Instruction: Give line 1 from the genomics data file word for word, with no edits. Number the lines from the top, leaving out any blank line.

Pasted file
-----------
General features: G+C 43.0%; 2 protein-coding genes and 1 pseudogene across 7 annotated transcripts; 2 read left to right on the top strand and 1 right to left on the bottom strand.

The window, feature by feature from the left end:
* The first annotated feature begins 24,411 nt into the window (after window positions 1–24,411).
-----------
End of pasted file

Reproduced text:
General features: G+C 43.0%; 2 protein-coding genes and 1 pseudogene across 7 annotated transcripts; 2 read left to right on the top strand and 1 right to left on the bottom strand.